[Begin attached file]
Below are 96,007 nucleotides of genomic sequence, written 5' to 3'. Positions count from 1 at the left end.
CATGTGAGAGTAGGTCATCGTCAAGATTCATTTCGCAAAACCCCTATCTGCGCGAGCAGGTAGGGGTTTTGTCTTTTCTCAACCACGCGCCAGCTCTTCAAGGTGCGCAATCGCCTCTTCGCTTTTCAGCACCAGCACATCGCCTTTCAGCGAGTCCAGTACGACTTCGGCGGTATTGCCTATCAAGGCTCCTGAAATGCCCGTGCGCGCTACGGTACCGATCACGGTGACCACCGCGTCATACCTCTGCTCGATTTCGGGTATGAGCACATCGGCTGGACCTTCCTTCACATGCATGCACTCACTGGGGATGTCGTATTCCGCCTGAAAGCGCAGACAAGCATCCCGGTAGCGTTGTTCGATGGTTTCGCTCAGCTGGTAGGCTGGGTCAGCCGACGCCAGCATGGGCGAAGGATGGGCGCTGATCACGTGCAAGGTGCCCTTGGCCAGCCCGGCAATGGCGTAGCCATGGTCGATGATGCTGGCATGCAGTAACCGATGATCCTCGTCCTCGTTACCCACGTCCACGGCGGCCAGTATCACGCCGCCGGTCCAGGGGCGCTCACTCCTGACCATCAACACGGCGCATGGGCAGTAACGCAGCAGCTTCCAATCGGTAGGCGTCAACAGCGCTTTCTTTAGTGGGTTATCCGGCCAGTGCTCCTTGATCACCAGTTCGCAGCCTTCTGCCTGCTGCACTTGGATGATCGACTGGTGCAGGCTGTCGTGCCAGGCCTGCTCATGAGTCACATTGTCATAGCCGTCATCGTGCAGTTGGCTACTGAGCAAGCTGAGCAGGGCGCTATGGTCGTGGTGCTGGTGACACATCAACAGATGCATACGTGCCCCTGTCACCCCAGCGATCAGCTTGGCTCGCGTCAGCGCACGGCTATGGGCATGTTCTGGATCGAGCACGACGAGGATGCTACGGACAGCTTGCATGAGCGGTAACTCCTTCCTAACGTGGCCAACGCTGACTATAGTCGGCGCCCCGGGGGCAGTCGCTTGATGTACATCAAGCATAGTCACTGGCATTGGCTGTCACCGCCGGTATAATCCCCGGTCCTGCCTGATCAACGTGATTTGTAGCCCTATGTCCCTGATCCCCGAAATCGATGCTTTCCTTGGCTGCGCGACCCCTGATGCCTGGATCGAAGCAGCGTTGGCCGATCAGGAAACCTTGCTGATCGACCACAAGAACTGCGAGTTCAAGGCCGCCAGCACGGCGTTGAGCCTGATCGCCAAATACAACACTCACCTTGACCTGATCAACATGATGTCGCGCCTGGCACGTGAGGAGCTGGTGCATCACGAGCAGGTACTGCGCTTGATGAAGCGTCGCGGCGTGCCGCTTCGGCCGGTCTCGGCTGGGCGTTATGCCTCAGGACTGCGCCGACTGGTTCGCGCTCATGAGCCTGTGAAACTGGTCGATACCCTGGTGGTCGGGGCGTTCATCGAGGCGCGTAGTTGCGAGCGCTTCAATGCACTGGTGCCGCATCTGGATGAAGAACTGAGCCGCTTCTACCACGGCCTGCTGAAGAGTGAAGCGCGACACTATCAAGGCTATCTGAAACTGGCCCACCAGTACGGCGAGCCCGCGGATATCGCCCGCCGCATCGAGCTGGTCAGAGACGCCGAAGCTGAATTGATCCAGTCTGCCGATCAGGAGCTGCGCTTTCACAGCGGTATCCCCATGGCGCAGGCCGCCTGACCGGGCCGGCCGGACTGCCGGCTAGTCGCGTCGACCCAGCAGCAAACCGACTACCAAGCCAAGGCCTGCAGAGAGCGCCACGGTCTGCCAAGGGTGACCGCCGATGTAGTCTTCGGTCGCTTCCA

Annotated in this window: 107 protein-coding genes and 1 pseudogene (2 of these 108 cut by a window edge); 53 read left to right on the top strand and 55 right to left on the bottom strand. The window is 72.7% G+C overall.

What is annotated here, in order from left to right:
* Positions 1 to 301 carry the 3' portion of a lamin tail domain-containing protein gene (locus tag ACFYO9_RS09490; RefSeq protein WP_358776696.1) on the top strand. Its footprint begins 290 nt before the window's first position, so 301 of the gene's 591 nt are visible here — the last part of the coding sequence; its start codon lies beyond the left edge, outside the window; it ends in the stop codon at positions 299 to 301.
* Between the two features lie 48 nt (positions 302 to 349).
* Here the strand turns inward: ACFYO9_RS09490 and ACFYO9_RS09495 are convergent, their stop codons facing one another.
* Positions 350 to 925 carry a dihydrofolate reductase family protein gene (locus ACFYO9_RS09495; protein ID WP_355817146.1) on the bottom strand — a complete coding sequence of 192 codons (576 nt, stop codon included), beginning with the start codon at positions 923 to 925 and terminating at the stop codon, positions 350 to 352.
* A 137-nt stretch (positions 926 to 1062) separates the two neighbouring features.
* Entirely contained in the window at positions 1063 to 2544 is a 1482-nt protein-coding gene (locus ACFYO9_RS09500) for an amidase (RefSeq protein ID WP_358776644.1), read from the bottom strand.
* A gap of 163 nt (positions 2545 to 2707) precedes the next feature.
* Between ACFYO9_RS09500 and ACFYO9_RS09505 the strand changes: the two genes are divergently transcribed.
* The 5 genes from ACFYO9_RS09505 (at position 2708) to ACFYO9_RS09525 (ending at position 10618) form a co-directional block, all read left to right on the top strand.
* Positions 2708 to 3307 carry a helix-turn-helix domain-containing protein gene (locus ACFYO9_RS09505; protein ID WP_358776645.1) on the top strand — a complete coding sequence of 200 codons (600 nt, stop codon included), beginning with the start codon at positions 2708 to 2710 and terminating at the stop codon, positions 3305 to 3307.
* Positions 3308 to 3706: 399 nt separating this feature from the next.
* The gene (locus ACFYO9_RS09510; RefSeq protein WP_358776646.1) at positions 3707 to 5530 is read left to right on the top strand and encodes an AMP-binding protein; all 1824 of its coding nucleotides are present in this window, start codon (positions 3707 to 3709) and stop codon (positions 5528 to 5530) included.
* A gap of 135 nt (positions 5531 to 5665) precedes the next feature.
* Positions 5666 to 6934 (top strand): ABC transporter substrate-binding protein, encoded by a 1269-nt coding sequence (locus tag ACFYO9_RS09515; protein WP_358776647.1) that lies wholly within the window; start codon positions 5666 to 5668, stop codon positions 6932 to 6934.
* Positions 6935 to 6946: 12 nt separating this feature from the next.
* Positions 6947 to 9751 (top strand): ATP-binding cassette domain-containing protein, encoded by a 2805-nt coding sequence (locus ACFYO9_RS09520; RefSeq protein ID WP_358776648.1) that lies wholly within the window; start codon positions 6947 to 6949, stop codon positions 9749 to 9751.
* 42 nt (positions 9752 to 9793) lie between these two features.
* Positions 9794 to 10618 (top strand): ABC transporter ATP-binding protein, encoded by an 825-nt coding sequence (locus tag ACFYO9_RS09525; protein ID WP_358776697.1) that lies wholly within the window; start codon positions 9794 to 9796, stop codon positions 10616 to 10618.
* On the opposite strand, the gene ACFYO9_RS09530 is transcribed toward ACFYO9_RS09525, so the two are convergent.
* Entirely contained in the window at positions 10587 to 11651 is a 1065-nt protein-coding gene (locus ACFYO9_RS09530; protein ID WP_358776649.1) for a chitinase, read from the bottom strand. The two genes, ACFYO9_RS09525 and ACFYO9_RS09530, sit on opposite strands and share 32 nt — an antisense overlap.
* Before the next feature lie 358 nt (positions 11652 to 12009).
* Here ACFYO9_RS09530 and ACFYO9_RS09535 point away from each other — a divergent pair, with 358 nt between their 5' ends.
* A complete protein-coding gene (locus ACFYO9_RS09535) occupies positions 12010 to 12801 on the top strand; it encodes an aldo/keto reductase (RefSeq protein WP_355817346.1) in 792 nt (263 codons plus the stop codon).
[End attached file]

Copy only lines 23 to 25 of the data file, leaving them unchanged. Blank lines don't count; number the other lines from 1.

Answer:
* On the opposite strand, the gene ACFYO9_RS09530 is transcribed toward ACFYO9_RS09525, so the two are convergent.
* Entirely contained in the window at positions 10587 to 11651 is a 1065-nt protein-coding gene (locus ACFYO9_RS09530; protein ID WP_358776649.1) for a chitinase, read from the bottom strand. The two genes, ACFYO9_RS09525 and ACFYO9_RS09530, sit on opposite strands and share 32 nt — an antisense overlap.
* Before the next feature lie 358 nt (positions 11652 to 12009).